He shot the feature on two fundamentally different cameras, Panasonic’s Lumix DC-GH5S and the Blackmagic Pocket Cinema Camera 4K, and Leeming LUT Pro will play a crucial role in ensuring easy editing and colour grading of HLG and raw video footage.
Leeming LUT Pro™ is the world’s first unified, corrective Look Up Table ( LUT ) system for supported cameras, designed to maximise dynamic range, fix skin tones, remove unwanted colour casts and provide an accurate Rec709 starting point for further creative colour grading.
Multi-camera shoots are now much easier, because you are starting with a common, colour-matched baseline, meaning much less time trying to match cameras in post before starting your creative grading.
Once all your cameras have been corrected, you can optionally use the specially matched Leeming LUT Pro Quickies™ for a one-touch creative grade designed to work seamlessly with the common baseline of Leeming LUT Pro™ corrected footage.
Save hours of frustration and give your footage the best possible quality right out the gate. It’s as easy as Shoot – Apply Leeming LUT Pro™ – Done!
Leeming LUT Pro custom LUTs coming for Fujifilm X-Pro2 and X-T3
Fujifilm X-Pro2 with Fujinon XF 23mm f/2.0 R WR lens, both in Graphite.
Fujifilm X-T3 with VG-XT3 Vertical Battery Grip and Fujifilm XF 18-55mm f/2.8-4 R LM OIS zoom lens.
Mr Leeming shot colour chart footage using the ProNeg Standard film simulation on the Fujifilm X-Pro2 camera, and in the Eterna, F-log and HLG picture profiles on the X-T3.
His preferred profile when shooting with Panasonic cameras is HLG and it is likely that Fujifilm’s HLG will prove to have the same benefits when shooting for high dynamic range aka HDR and standard dynamic range aka SDR output.
I recently shot some HLG footage on the X-T3 in available darkness and the results were impressive to say the least.
Always carry a grey card for white balancing video
I have been guilty of forgetting to carry a grey card when out with my camera each day due to the ones I have being a little too large for my daily carry camera bag, so it is good to know there are smaller and cheaper – free! – alternatives available at your local hardware store so long as it stocks Taubmans paint.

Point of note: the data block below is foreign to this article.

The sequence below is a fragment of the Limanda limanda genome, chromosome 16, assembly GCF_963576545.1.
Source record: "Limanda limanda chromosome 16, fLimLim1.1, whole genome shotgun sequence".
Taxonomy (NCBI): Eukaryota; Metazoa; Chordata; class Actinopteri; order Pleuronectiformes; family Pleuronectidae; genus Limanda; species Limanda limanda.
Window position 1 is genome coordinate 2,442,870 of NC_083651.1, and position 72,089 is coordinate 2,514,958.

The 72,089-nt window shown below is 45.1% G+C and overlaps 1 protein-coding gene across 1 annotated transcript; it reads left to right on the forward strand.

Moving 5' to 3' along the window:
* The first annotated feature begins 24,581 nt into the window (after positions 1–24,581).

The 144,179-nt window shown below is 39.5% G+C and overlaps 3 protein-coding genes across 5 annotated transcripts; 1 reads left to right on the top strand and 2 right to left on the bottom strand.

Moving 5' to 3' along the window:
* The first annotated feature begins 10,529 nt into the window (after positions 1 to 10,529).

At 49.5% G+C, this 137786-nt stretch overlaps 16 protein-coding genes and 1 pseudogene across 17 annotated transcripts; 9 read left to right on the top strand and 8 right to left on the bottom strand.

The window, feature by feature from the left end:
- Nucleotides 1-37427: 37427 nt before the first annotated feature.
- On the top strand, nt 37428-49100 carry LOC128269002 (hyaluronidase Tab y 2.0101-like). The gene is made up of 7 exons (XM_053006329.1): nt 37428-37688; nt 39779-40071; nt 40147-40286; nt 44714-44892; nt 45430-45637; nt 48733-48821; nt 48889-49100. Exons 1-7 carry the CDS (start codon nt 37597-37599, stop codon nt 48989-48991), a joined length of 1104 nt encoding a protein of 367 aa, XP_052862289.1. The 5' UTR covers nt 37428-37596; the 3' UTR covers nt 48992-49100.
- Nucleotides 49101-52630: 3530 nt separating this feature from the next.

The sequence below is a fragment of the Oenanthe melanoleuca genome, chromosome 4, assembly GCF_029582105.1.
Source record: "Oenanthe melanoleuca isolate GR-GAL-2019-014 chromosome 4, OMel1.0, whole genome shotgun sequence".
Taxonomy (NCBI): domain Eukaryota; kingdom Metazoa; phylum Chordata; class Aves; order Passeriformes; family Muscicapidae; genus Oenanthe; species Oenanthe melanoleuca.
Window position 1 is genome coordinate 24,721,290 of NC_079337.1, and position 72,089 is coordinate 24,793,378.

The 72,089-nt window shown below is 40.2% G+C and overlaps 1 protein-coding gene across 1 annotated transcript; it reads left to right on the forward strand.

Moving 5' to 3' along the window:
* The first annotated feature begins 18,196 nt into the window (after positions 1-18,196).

Paul Leeming Shooting Footage for Leeming LUT Pro for Fujifilm X-T3 and X-Pro2
“In this video I give you a quick walkthrough of Capture One Express for Fujifilm (Also for Sony) to get you up to speed, starting with importing, then some basic editing, and finally how to export….”
Now that Phase One has released its free Capture One Express raw processing software for Fujifilm, I can wholeheartedly recommend it.
I learned how to use Capture One Pro, the full version that supports hundreds of different cameras and lenses, some years ago by watching free training videos on the Web, and can highly recommend Thomas Fitzgerald as a Capture One teacher as well.
1Styles.pro – two collections of excellent film simulations styles for use in Capture One in its various versions.
When I was trying out Fujifilm’s X-T3 as a video camera, shooting footage at DCI 4K 10-bit 4:2:0 F-Log All-Intra 400 mbps and recording internally rather than onto an external monitor/recorder such as the Atomos Ninja V, I was gobsmacked at the quality of the images even though it was just a little short of the 10-bit 4:2:2 footage that external recording makes possible.
Although cameras that shoot raw or ProRes footage such as the Blackmagic Pocket Cinema Camera 4K and the like are traditionally termed, well, cinema cameras, the X-T3’s footage is clearly more than good enough for many projects that independent documentary and feature moviemakers are likely to create.
It certainly is for me, and it certainly appears to be a step up from the reportedly excellent 10-bit 4:2:2 the Super 16-like Panasonic Lumix DC-GH5S camera is cable of recording internally and that is apparently a step-up from the Panasonic Lumix DC-GH5’s 10-bit 4:2:2 footage, also recorded internally.
We appear to now be living in the realm of ‘degrees of excellence’ and so image quality may no longer be the number one deciding factor when choosing how one may shoot a project.
Other factors such as colour science, camera size, shape, handholding ability, available lenses, rigging and more will become the deciding factors and that is no bad thing.
It is great to see what the Fujifilm X-T3 is capable of when shooting short features with it and Nick Thomas and his team have my thanks for kindly sharing their work here.